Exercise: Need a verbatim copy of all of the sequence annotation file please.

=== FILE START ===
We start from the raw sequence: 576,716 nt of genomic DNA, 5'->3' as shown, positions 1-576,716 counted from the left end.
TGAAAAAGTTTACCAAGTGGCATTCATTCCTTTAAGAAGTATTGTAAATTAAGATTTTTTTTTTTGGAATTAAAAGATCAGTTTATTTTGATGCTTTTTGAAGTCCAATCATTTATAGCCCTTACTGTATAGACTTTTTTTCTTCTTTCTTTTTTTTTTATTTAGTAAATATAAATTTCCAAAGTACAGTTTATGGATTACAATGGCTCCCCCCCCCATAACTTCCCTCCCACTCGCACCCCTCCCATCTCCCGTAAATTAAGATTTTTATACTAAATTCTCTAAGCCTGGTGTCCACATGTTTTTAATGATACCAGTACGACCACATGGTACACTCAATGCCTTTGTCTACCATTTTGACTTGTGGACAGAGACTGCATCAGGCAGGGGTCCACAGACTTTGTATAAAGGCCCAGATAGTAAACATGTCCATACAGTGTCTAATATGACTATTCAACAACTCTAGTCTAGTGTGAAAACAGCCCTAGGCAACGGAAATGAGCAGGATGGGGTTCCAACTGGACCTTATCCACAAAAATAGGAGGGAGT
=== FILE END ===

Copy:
We start from the raw sequence: 576,716 nt of genomic DNA, 5'->3' as shown, positions 1-576,716 counted from the left end.
TGAAAAAGTTTACCAAGTGGCATTCATTCCTTTAAGAAGTATTGTAAATTAAGATTTTTTTTTTTGGAATTAAAAGATCAGTTTATTTTGATGCTTTTTGAAGTCCAATCATTTATAGCCCTTACTGTATAGACTTTTTTTCTTCTTTCTTTTTTTTTTATTTAGTAAATATAAATTTCCAAAGTACAGTTTATGGATTACAATGGCTCCCCCCCCCATAACTTCCCTCCCACTCGCACCCCTCCCATCTCCCGTAAATTAAGATTTTTATACTAAATTCTCTAAGCCTGGTGTCCACATGTTTTTAATGATACCAGTACGACCACATGGTACACTCAATGCCTTTGTCTACCATTTTGACTTGTGGACAGAGACTGCATCAGGCAGGGGTCCACAGACTTTGTATAAAGGCCCAGATAGTAAACATGTCCATACAGTGTCTAATATGACTATTCAACAACTCTAGTCTAGTGTGAAAACAGCCCTAGGCAACGGAAATGAGCAGGATGGGGTTCCAACTGGACCTTATCCACAAAAATAGGAGGGAGT